Tamara It was really hard for all of us. I think. Well, for July, because she doesn’t she doesn’t know what she doesn’t know what’s happening. She’s never seen anyone go mad before. And obviously she’s convinced that this man is the love of her life. So for him to then have his hands around her neck…But, yeah, it was very it was very distressing. And it also, teah, but their relationship was so tricky because obviously we had to play it as though though there was love, but ultimately within that context, this power dynamic is always going to create a very dangerous imbalance whereby like even if women who worked in the fields and kind of slave owners did have a romance of sorts in this period, you know, that would have happened all the time, at a whim, he can turn around and abuse her in any way, kill her, kill her. So he owns her in his mind. So anything can happen and anything did happen. Heinous things did happen for centuries and say that it was a very, very, very tricky scene.
Jace Why do you think July does what she does having Elias bring Robert that dish of cockroaches?
Tamara Because July has on some level an instinctive sense of self-worth. What I love about her is there was a rebellious streak in her from the day you meet her and so she doesn’t care too much about how things should happen in the society she’s in and she’s just going to do what she wants to do and say that even though she’d had a period of being quite submissive and maternal and, you know, just being very like a good wife and mother and stuff like that, when she feels wronged, that sense of who she is comes back. It’s like for me, it was like, I’m July and you’ve messed with me now. So this is what you get, you know, using his fear, his weakness against him. She’s very, very smart, very sharp. And I think she will. But I think she hoped that she would get more pleasure out of that than she did. But I don’t think in that scene, it was enough. It wasn’t satisfying. It wasn’t an equal, you know, I mean, it wasn’t it wasn’t tit for tat, but it kind of did the job to see him suffer, yeah.
Jace July is an old woman when she’s found by her now adult son, Thomas, and told to write her story. She says, ‘It is important. He say, I still think of my baby girl grown up now in England. Does she know her true momma was born a slave? Maybe my book let her one day.’ What are your thoughts about ending? And you feel there is a sense of hope embedded within it?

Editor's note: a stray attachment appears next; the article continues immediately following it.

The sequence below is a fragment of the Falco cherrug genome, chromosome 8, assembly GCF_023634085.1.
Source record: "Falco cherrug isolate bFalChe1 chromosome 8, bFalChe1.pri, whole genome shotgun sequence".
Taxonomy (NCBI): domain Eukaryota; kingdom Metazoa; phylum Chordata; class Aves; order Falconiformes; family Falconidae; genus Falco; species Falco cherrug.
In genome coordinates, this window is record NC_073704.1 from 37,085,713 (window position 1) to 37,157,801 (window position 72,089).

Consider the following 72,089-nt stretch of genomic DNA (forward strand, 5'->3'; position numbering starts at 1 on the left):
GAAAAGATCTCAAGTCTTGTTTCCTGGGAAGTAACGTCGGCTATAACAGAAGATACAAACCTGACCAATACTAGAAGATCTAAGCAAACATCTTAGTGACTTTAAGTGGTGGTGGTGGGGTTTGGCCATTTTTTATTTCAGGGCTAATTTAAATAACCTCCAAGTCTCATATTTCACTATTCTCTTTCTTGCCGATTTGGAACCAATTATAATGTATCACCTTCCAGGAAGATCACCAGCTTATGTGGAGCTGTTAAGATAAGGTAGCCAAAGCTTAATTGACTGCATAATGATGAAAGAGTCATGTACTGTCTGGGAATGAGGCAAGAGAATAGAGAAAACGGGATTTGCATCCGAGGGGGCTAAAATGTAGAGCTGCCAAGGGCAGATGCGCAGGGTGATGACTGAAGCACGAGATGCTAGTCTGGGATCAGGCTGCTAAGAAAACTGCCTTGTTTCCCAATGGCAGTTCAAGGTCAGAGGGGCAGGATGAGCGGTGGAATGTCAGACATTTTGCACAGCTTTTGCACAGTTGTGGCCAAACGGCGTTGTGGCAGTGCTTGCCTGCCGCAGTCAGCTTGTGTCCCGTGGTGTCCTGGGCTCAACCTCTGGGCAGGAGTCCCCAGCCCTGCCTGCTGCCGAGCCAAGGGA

Tamara Yes, yes, I think there is a sense of hope because and maybe that’s because we’re watching from the future, but we know that things change. But God! I don’t know how they did it. I don’t know how they did that. The things that I still struggle with now, really basic, myopic pain, but the strength, the fortitude it must have taken to believe that life could be any different, is insane. To learn, to read and to learn, to write and say, I hope that maybe this book will, I think that’s the reason why black people are here today, because there were people like that that despite everything that was happening around them, just thought no one day, some one day life could change. And that’s what makes me especially proud to be Jamaican, because it’s like that’s a rebel island. That’s a rebel island! How did they do that? That’s mad. That’s mad what they did. But I owe them my life. I owe them my life. And I think also the final shot, when we were all sort of that montage of us all in the cane and the camera sort of pans to different characters, faces in the story. When we were that that was a very emotional scene. And we all had to sort of calm down and to be able to do it. And then in the end, we, like, held each other and. And comforted each other, but Mahalia’s note was, you know, ‘I want you to look down the lens and. And tell the viewer that it’s going to be OK.’ That was her note for that scene in that final montage. So I think ultimately that, yeah, the story does end with an element of hope that life can continue. Which is also really pertinent that it’s called The Long Song as well. You know, this is aria is still going, but hopefully one day and probably not in our lifetime. But I think two things will be better. You know, they already are, but we still got a way to go. And hopefully, like some of the stuff that we’re still battling with today, like our posterity won’t have to worry about it.